Preparedness was an unfunded mandate, and without funds, that function, by necessity, was pretty much ignored. It is no longer ignored, as every health department employee in the state has been trained and is ready to deal with disasters, either manmade or natural.
"We're now first responders," Judy said. "We were not considered that before. If they need us, we'll be there."
There are slots for preparedness coordinators in all county health departments, although there may not be an individual in that spot. Other employees may have taken on that job.
Whoever has the preparedness job is charged with writing and reviewing plans for disasters ranging from avian flu to anthrax poisonings. The health department would be the unit in charge of mass vaccinations, but the department will not act alone.
The first step in a disaster
The first step in a disaster might be a declaration of a state of emergency by the county's judge-executive, based on the advice he receives from the health department and the emergency management agency.
To work all of that out, plus naming the location for a clinic conducted by the health department, there must be communications for all the people and agencies involved in such an event. There is a system by which each person is notified by cell or land-line telephone, e-mail or pager.
About 60 people in Boyle County are on the alert network for a disaster. If those fail, and they did for people hit by Hurricane Katrina, there is a satellite telephone in the offices of the agencies involved.
Those agencies include the hospital, emergency medical services, schools, businesses and industries, and hazardous material teams in addition to health, police and fire departments. A mass vaccination could not be held at the Boyle County Health Department on Third Street. No medications are stockpiled there, and the building is too small to handle the county's population.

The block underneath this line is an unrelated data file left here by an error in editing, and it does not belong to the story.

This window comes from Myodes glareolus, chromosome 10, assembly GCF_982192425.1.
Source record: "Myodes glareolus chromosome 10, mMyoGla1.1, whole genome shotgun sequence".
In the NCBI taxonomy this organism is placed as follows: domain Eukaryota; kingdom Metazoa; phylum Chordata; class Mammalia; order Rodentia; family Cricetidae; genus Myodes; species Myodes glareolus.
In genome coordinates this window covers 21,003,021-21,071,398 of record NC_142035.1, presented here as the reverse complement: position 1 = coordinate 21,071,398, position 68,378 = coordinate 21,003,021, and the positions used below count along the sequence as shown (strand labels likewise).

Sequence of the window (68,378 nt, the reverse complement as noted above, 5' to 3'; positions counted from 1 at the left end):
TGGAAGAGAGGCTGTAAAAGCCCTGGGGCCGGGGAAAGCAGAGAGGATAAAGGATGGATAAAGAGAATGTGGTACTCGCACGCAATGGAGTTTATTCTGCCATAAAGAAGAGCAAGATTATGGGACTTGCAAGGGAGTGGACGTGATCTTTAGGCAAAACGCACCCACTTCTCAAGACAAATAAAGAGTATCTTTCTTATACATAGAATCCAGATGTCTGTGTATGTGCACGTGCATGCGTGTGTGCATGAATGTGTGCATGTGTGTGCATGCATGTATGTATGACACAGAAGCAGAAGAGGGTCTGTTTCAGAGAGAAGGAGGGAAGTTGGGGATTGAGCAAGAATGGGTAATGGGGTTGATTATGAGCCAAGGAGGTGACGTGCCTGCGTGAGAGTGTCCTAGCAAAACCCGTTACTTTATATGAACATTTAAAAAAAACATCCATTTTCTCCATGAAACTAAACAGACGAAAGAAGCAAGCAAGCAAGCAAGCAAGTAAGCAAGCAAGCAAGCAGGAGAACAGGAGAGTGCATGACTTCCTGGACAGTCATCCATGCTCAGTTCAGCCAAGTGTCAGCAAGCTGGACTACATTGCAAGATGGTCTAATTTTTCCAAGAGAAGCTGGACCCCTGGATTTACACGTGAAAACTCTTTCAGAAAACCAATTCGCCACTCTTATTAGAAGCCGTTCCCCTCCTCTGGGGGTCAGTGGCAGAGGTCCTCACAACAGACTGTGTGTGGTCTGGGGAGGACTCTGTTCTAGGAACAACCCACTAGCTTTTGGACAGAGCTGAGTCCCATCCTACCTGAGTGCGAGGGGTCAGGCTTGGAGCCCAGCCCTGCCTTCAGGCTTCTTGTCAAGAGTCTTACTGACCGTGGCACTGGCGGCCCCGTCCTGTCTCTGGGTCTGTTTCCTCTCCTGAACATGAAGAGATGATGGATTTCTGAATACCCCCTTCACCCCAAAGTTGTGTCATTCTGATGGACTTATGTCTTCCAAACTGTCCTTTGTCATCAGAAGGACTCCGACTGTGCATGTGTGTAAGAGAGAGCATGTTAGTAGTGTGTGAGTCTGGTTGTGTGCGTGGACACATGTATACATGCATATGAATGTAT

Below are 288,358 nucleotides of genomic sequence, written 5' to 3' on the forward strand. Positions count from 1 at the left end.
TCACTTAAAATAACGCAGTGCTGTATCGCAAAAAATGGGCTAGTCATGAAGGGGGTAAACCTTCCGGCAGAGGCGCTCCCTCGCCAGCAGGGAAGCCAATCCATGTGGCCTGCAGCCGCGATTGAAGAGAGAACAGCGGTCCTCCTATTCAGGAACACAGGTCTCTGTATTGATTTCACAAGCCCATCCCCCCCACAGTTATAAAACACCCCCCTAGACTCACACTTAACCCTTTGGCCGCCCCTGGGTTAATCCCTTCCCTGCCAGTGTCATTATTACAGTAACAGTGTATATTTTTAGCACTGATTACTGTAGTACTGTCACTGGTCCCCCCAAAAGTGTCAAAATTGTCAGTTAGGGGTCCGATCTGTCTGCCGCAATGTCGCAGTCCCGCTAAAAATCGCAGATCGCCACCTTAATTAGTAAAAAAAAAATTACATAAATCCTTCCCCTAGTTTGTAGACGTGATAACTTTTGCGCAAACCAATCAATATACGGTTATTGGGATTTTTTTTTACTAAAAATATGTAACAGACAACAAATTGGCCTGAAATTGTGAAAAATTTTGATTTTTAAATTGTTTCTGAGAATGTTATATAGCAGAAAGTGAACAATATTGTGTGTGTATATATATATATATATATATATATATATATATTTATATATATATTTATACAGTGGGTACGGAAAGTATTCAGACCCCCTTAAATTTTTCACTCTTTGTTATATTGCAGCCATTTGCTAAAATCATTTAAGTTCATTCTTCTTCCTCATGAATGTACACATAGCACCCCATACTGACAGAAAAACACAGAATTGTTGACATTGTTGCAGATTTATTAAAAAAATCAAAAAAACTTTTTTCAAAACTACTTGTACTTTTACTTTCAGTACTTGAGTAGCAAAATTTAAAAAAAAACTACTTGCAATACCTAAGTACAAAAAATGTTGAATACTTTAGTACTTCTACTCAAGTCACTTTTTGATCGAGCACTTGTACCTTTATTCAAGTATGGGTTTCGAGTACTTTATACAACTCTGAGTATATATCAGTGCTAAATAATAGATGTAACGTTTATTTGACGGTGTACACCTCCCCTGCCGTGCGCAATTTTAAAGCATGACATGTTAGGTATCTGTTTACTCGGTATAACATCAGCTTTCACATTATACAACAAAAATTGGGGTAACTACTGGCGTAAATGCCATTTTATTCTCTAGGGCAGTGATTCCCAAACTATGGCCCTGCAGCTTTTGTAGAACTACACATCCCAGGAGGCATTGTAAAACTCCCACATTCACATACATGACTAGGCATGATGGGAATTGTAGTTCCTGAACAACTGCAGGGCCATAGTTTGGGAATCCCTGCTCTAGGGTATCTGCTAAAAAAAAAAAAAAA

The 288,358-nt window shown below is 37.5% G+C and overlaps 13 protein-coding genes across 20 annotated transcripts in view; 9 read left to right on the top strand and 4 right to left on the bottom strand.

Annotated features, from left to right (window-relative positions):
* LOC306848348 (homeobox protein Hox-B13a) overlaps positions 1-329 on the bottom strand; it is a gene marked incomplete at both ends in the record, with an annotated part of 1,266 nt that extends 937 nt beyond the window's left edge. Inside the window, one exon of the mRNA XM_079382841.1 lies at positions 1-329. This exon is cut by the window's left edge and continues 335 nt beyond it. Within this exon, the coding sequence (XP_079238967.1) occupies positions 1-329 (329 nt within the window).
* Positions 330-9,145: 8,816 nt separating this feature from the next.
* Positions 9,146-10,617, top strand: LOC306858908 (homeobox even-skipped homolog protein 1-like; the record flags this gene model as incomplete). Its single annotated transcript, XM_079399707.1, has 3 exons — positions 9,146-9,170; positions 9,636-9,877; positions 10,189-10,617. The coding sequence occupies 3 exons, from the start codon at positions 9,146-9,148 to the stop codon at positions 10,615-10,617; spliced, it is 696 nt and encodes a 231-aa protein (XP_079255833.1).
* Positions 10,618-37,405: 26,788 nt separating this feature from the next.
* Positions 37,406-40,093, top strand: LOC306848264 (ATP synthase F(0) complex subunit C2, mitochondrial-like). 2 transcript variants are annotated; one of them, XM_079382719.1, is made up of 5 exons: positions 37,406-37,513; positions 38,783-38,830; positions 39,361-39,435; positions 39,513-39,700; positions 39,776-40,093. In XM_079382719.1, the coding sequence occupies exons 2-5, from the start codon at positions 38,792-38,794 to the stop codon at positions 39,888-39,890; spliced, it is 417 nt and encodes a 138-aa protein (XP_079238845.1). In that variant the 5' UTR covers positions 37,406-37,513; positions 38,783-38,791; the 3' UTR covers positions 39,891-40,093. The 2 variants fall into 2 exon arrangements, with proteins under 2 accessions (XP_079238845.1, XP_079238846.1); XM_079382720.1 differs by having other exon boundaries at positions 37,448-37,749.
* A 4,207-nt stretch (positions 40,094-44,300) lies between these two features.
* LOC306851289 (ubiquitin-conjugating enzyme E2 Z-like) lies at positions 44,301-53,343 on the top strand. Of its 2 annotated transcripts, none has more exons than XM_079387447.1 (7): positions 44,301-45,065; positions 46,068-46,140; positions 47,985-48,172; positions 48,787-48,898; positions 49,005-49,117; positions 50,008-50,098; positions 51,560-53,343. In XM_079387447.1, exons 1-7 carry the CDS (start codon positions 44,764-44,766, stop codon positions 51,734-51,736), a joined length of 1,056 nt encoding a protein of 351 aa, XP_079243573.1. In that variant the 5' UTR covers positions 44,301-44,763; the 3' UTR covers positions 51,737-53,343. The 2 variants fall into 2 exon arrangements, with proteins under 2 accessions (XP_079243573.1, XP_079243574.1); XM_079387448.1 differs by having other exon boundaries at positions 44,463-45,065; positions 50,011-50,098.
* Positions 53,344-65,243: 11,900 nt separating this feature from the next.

While it is unlikely that Kentucky will get hit by a hurricane or a terrorist attack, Judy reminds people that the state is sitting in the New Madrid fault zone. Three earthquakes along the fault in 1811 and 1812 changed the course of the Mississippi River and created lakes where there were none before. The state also is the victim of tornadoes and floods.
Because the types of disasters are so broad and because not all can be resolved by outside agencies, Judy and Roger Trent, director of the Boyle County Health Department, urge people to make their own preparedness plan.
"People need to develop a level of self-sufficiency to take care of themselves," Trent said.
Start by putting month's supply aside
Judy said the recommendation for a family, home or individual preparedness kit is to have a three-month supply of necessary items, but she said officials recognize that can be costly and so she suggests people start by putting a month's supply of necessities aside. People also are encouraged to take first aid and CPR classes.
County health departments have conducted classes involving the actions to take in case of a wide-spread flu. In the event of avian flu, the safest thing to do may be to stay at home, initially, Trent said. On the other hand, a disaster may mean people may need to be evacuated from their work and homes to be safe.
Health department personnel also have to deal with the problems such an event could cause them. "We have to decide what to do if 30 percent of employees would not be available," Judy said.
There are materials at health departments to advise citizens how to be prepared for various disasters, and people are urged to avail themselves of all of the information available.